*cannot* exist elsewhere.
Mark McIntyre
--
"Debugging is twice as hard as writing the code in the first place.
Therefore, if you write the code as cleverly as possible, you are,
by definition, not smart enough to debug it."
--Brian Kernighan
Mar 16 '06 #55
On Thu, 16 Mar 2006 17:17:14 +0100, in comp.lang.c , tom fredriksen
<to*@nospam.org > wrote:
No I don't think that. But undefined behaviour in my book is behaviour
not defined, if you tell the computer to do something then its defined.
Bullshit. Lets say you tell the computer to write to byte data[c] on
your hard disk. Is that a defined operation? No.
The compiler controls the undefined behaviour so, therefore its not
undefined anymore, portability or not.
Absolute caeculum tauri.
Lets just agree that we to some extent disagree,


The only thing we can agree on is that you are too arrogant to be
taught, it seems.
Mark McIntyre
--
"Debugging is twice as hard as writing the code in the first place.
Therefore, if you write the code as cleverly as possible, you are,
by definition, not smart enough to debug it."
--Brian Kernighan
Mar 16 '06 #56
On Thu, 16 Mar 2006 17:20:35 +0100, in comp.lang.c , tom fredriksen
<to*@nospam.org > wrote:
The undefined behaviour here is if an overflow occurs and there is no
mechanism to handle that overflow, what happens with the OF bit then?
what OF bit? Who says there is one?
In my program that was of no concern, so the "undefined behaviour" is
irrelevant.


So if the setting of the OF bit causes your processor to abort your
programme, thats of no concern? You really /are/ a chump.
Mark McIntyre
--
"Debugging is twice as hard as writing the code in the first place.
Therefore, if you write the code as cleverly as possible, you are,
by definition, not smart enough to debug it."
--Brian Kernighan
Mar 16 '06 #57
On Thu, 16 Mar 2006 14:12:31 -0500, in comp.lang.c , "Rod Pemberton"
<do*********@so rry.bitbuck.cmm > wrote:
Actually, I think Tom's interpretation for his implentation is correct.
Take another look:
C89 draft:

* Undefined behavior --- behavior, upon use of a nonportable or
erroneous program construct, of erroneous data,
The construct and data aren't errnoneous for his implementation. But, may
be elsewhere.


The words "for your implementation" do not appear in your quote.
or of
indeterminately-valued objects,


They aren't indeterminately-valued for his implementation.


Again, irrelevant.
for which the Standard imposes no
requirements.


Therefore, valid for his implementation. Maybe UB elsewhere.


Doesn't work like that. UB is what is not defined in the standard, not
what is not defined for a specific implementation.
Mark McIntyre
--
"Debugging is twice as hard as writing the code in the first place.
Therefore, if you write the code as cleverly as possible, you are,
by definition, not smart enough to debug it."
--Brian Kernighan
Mar 16 '06 #58
Mark McIntyre <ma**********@s pamcop.net> writes:
On Thu, 16 Mar 2006 09:35:24 +0100, in comp.lang.c , tom fredriksen
<to*@nospam.org > wrote:
:) sorry but using an uninitialised array does not cause undefined
behaviour.


Yes, it does. Quoting from the ISO Standard:
J.2 Undefined behavior
1 The behavior is undefined in the following circumstances:
- The value of an object with automatic storage duration is used while
it is indeterminate (6.2.4, 6.7.8, 6.8).


Now this is interesting. Appendix J is informative, not normative,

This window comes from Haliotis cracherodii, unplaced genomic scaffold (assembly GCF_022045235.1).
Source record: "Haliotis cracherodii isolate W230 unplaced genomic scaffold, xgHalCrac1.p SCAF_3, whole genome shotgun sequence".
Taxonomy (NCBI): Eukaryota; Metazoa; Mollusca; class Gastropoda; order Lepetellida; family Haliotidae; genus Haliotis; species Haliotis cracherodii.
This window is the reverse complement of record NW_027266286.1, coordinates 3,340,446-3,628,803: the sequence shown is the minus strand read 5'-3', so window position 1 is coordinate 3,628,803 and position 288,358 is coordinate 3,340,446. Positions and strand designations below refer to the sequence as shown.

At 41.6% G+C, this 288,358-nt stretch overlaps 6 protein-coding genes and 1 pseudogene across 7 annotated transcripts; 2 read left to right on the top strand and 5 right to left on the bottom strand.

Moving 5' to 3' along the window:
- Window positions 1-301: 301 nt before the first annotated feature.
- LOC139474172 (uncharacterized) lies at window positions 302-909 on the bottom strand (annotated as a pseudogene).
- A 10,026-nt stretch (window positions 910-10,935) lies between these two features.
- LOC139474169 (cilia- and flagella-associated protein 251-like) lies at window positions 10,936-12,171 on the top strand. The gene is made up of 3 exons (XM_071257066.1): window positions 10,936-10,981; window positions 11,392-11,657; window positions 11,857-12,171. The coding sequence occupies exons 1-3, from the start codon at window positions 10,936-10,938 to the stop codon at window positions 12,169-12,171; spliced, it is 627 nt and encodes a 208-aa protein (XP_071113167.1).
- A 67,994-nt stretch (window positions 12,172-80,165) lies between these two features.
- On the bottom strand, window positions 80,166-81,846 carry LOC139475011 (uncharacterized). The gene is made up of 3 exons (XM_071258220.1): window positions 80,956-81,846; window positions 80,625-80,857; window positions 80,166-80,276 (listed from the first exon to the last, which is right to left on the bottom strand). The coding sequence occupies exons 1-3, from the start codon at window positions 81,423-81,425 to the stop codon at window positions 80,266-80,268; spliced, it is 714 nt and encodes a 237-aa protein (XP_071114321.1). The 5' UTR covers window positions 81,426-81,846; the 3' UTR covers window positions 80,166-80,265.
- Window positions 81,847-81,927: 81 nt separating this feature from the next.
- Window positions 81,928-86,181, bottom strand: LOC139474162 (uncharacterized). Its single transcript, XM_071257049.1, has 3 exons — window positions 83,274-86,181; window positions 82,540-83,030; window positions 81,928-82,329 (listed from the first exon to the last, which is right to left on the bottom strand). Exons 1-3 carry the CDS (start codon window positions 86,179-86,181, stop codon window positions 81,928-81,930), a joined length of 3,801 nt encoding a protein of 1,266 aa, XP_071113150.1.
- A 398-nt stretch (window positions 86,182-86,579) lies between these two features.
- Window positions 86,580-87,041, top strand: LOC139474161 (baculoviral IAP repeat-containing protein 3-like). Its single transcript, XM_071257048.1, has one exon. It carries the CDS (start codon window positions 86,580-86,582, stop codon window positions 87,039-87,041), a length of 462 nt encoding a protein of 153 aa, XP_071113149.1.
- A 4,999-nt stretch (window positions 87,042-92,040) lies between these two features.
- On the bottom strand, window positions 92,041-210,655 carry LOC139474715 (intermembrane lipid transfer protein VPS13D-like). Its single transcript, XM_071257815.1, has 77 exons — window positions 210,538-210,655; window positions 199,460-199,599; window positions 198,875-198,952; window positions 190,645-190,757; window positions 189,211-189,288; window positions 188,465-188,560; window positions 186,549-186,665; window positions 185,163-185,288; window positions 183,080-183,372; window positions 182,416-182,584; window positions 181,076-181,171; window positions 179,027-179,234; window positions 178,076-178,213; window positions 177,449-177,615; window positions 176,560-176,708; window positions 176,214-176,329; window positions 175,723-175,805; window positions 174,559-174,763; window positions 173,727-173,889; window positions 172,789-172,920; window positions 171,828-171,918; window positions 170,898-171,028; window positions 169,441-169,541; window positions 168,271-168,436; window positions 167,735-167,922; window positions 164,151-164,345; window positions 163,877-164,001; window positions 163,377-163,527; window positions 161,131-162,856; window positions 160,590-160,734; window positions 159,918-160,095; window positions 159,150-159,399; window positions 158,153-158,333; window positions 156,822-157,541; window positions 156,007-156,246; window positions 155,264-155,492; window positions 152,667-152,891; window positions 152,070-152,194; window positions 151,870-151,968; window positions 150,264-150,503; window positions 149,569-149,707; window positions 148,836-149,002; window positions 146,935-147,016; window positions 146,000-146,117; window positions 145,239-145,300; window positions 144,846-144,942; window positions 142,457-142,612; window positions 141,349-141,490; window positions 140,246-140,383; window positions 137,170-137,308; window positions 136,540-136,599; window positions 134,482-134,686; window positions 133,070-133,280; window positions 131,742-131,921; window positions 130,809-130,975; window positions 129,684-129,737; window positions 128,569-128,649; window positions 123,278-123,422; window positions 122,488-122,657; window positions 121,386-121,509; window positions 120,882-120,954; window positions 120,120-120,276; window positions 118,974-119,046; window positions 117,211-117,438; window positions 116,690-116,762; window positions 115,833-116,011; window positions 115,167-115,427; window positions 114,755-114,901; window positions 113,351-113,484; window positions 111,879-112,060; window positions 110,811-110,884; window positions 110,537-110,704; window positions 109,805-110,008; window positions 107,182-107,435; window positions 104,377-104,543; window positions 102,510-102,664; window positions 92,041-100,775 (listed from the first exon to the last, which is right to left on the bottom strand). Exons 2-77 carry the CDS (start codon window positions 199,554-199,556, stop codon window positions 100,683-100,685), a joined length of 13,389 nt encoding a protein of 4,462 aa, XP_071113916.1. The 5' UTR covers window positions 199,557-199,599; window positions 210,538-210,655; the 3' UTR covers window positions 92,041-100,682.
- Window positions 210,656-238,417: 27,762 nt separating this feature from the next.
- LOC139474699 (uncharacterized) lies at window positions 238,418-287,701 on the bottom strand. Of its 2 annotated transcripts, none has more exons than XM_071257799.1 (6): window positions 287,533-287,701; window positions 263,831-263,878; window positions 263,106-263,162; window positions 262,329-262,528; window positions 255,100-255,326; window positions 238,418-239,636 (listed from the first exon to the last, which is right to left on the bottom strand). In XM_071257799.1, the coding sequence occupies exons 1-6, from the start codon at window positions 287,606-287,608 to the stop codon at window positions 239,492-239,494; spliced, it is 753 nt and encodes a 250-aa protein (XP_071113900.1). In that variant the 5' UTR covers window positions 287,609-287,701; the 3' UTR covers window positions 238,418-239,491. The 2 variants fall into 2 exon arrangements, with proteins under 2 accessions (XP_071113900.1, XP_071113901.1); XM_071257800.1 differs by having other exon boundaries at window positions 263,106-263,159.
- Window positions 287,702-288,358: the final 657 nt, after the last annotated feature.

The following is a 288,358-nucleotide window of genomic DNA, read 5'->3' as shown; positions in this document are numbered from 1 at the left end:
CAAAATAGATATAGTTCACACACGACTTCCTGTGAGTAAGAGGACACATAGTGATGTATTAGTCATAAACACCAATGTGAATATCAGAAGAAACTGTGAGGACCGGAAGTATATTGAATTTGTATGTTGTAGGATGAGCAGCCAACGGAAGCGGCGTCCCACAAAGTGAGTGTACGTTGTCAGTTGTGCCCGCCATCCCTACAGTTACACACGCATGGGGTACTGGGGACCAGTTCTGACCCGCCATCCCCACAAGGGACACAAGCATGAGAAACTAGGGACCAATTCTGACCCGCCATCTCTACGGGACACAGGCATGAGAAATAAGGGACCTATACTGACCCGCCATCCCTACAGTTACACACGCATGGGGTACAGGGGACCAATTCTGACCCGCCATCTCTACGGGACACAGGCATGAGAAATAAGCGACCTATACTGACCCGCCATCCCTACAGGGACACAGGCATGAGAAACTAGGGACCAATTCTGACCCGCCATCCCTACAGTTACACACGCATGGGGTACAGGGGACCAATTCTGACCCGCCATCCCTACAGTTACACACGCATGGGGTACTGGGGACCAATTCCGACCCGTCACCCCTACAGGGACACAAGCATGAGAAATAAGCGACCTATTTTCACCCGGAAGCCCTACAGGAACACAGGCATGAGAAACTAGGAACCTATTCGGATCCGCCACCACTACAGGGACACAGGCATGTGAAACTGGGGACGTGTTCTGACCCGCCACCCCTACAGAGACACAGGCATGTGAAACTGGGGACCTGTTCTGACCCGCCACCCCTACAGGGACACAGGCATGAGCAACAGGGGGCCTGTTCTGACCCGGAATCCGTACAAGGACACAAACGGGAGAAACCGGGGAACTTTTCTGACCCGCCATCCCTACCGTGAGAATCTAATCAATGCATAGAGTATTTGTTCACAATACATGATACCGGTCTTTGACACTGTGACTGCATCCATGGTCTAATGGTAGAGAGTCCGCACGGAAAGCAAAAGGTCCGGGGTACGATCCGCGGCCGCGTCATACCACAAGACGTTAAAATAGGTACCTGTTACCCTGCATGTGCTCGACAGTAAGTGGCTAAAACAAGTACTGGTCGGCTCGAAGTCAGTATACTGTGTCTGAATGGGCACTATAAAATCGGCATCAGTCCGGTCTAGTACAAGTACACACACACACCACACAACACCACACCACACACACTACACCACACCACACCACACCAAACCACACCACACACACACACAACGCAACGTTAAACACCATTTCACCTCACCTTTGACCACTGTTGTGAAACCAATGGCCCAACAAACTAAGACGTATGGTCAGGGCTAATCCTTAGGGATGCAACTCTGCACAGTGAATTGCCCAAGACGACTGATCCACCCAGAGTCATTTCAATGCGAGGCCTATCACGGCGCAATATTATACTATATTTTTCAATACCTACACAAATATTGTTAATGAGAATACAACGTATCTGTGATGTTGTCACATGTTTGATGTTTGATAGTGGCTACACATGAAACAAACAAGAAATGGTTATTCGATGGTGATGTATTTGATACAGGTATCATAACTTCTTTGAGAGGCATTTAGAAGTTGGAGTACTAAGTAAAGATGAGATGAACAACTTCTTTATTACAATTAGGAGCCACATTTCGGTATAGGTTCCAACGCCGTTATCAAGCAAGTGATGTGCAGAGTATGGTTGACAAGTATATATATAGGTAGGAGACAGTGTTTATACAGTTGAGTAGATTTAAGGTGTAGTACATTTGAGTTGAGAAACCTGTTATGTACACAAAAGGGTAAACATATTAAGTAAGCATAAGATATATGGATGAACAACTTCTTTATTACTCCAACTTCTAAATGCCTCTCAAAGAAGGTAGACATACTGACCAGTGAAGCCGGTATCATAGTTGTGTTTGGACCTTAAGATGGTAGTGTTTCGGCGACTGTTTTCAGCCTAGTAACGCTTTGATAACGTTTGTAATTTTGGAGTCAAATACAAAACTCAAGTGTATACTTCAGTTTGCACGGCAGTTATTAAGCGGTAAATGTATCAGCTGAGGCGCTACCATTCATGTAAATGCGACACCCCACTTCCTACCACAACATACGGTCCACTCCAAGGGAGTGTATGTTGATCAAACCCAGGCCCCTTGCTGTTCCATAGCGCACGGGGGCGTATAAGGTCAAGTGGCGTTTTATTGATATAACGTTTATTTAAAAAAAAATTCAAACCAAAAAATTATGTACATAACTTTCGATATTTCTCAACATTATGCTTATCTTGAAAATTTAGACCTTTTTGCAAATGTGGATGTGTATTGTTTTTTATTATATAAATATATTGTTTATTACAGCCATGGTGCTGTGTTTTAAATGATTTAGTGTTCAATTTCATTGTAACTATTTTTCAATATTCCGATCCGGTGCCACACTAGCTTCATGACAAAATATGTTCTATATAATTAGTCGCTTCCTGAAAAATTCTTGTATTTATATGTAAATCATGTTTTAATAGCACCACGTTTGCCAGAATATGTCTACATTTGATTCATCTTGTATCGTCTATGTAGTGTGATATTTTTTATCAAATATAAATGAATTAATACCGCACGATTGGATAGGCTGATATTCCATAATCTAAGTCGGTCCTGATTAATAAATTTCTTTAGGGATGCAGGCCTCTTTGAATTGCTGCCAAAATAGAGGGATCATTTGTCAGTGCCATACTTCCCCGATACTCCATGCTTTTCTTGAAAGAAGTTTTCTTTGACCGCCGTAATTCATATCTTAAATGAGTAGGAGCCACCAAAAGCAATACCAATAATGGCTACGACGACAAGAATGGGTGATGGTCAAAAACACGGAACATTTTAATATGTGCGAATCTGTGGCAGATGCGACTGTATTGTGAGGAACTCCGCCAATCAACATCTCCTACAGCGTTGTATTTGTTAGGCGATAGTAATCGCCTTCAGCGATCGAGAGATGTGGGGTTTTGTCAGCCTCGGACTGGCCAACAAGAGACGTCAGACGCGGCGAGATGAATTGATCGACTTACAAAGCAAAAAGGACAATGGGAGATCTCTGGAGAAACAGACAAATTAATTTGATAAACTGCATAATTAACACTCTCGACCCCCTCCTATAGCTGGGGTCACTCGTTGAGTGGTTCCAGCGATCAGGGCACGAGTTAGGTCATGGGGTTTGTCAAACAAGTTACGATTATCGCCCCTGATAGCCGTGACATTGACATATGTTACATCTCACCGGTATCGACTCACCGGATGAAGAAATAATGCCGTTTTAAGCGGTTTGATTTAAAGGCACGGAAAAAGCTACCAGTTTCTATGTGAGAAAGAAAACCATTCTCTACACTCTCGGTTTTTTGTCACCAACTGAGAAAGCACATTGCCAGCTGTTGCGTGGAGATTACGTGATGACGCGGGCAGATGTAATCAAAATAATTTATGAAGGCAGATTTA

so the fact that accessing an indeterminate object invokes undefined
behavior should be stated normatively elsewhere -- but I can't find it.

Sections 6.2.4 ("Storage duration of objects"), 6.7.8,
("Initializatio n"), and 6.8 ("Statements and blocks") all say that
says that the initial value of an automatic object is indeterminate,
but they don't say anything about attempting to access that value.

If the statement in J.2 is to be taken literally, then in this
program:

int main(void)
{
unsigned char x;
unsigned char y;
y = x;
return 0;
}

the assignment invokes undefined behavior. Clearly, the value of x is
indeterminate. Since an indeterminate value is either an unspecified
value or a trap representation, and since unsigned char has no trap
representations , it must be an unspecified value. By definition, an
"unspecifie d value" is a "valid value of the relevant type".

What normative text in the standard says that this is undefined
behavior? (There would have to be an explicit statement; the behavior
of the assignment is specified in 6.5.16.1.)

--
Keith Thompson (The_Other_Keit h) ks***@mib.org <http://www.ghoti.net/~kst>
San Diego Supercomputer Center <*> <http://users.sdsc.edu/~kst>
We must do something. This is something. Therefore, we must do this.
Mar 17 '06 #59
On 2006-03-16, Rod Pemberton <do*********@so rry.bitbuck.cmm > wrote:
"David Holland" <dh******@rever se-this--edu.harvard.fas > wrote in message
<OT purpose=stop_wi ld_speculation>
It is because of the virtual memory system. When you initialize the
array beforehand, it forces the virtual memory system to materialize
memory for the pages appearing in the array. When you do not, this
materialization happens in the timed loop, and then of course it's
slower.
[...]


FYI, DJGPP does use a virtual memory system by default. [...]


Huh. Neat. Does it defer materialization of untouched pages until
they're used? I imagine it probably does.

Anyhow, I withdraw this explanation, now that I've read the code more
carefully. Materializing 64 pages is a negligible cost compared to 3
billion or so loop cycles, and I should have noticed this before
opening my mouth. (Likewise, initial cache warmth is irrelevant
because the loop touches the array 50,000 times, of which 49,999 occur
with warm cache either way.)

On my platform I can get a 20% speed improvement by inserting twelve
nop instructions. I'm going to assume the OP's results are purely a
matter of whether the loop code ends up cache-aligned or not.
</OT>


--
- David A. Holland
(the above address works if unscrambled but isn't checked often)
Mar 17 '06 #60